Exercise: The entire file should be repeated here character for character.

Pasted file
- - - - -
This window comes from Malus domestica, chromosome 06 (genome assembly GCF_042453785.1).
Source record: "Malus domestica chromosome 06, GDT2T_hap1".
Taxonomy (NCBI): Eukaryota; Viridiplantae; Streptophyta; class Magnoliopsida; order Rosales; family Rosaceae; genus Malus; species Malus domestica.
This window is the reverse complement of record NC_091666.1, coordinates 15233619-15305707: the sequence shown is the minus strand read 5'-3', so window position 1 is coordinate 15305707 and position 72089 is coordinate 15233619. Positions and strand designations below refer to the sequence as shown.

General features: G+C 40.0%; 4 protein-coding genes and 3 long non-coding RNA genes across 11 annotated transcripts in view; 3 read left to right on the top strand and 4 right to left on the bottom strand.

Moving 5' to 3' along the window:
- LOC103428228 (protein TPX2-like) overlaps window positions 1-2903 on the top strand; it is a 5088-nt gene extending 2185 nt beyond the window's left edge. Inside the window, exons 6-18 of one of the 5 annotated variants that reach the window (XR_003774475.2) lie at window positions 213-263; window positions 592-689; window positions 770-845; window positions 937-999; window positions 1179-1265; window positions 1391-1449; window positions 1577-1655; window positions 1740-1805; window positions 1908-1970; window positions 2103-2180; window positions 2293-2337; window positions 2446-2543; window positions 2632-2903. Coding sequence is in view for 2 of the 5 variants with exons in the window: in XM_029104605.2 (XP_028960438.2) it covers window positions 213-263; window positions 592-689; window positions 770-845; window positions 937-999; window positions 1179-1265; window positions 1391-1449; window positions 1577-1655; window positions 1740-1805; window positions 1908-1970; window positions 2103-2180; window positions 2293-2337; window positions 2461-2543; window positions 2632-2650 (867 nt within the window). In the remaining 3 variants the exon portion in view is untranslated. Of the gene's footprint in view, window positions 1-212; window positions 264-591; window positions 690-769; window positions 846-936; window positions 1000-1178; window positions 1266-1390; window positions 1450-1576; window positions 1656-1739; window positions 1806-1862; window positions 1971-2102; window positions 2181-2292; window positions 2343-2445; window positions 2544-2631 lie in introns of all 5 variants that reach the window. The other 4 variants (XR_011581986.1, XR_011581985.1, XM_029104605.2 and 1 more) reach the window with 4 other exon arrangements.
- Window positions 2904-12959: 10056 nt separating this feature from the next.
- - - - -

This window comes from Malus domestica, chromosome 06 (genome assembly GCF_042453785.1).
Source record: "Malus domestica chromosome 06, GDT2T_hap1".
Taxonomy (NCBI): Eukaryota; Viridiplantae; Streptophyta; class Magnoliopsida; order Rosales; family Rosaceae; genus Malus; species Malus domestica.
This window is the reverse complement of record NC_091666.1, coordinates 15233619-15305707: the sequence shown is the minus strand read 5'-3', so window position 1 is coordinate 15305707 and position 72089 is coordinate 15233619. Positions and strand designations below refer to the sequence as shown.

General features: G+C 40.0%; 4 protein-coding genes and 3 long non-coding RNA genes across 11 annotated transcripts in view; 3 read left to right on the top strand and 4 right to left on the bottom strand.

Moving 5' to 3' along the window:
- LOC103428228 (protein TPX2-like) overlaps window positions 1-2903 on the top strand; it is a 5088-nt gene extending 2185 nt beyond the window's left edge. Inside the window, exons 6-18 of one of the 5 annotated variants that reach the window (XR_003774475.2) lie at window positions 213-263; window positions 592-689; window positions 770-845; window positions 937-999; window positions 1179-1265; window positions 1391-1449; window positions 1577-1655; window positions 1740-1805; window positions 1908-1970; window positions 2103-2180; window positions 2293-2337; window positions 2446-2543; window positions 2632-2903. Coding sequence is in view for 2 of the 5 variants with exons in the window: in XM_029104605.2 (XP_028960438.2) it covers window positions 213-263; window positions 592-689; window positions 770-845; window positions 937-999; window positions 1179-1265; window positions 1391-1449; window positions 1577-1655; window positions 1740-1805; window positions 1908-1970; window positions 2103-2180; window positions 2293-2337; window positions 2461-2543; window positions 2632-2650 (867 nt within the window). In the remaining 3 variants the exon portion in view is untranslated. Of the gene's footprint in view, window positions 1-212; window positions 264-591; window positions 690-769; window positions 846-936; window positions 1000-1178; window positions 1266-1390; window positions 1450-1576; window positions 1656-1739; window positions 1806-1862; window positions 1971-2102; window positions 2181-2292; window positions 2343-2445; window positions 2544-2631 lie in introns of all 5 variants that reach the window. The other 4 variants (XR_011581986.1, XR_011581985.1, XM_029104605.2 and 1 more) reach the window with 4 other exon arrangements.
- Window positions 2904-12959: 10056 nt separating this feature from the next.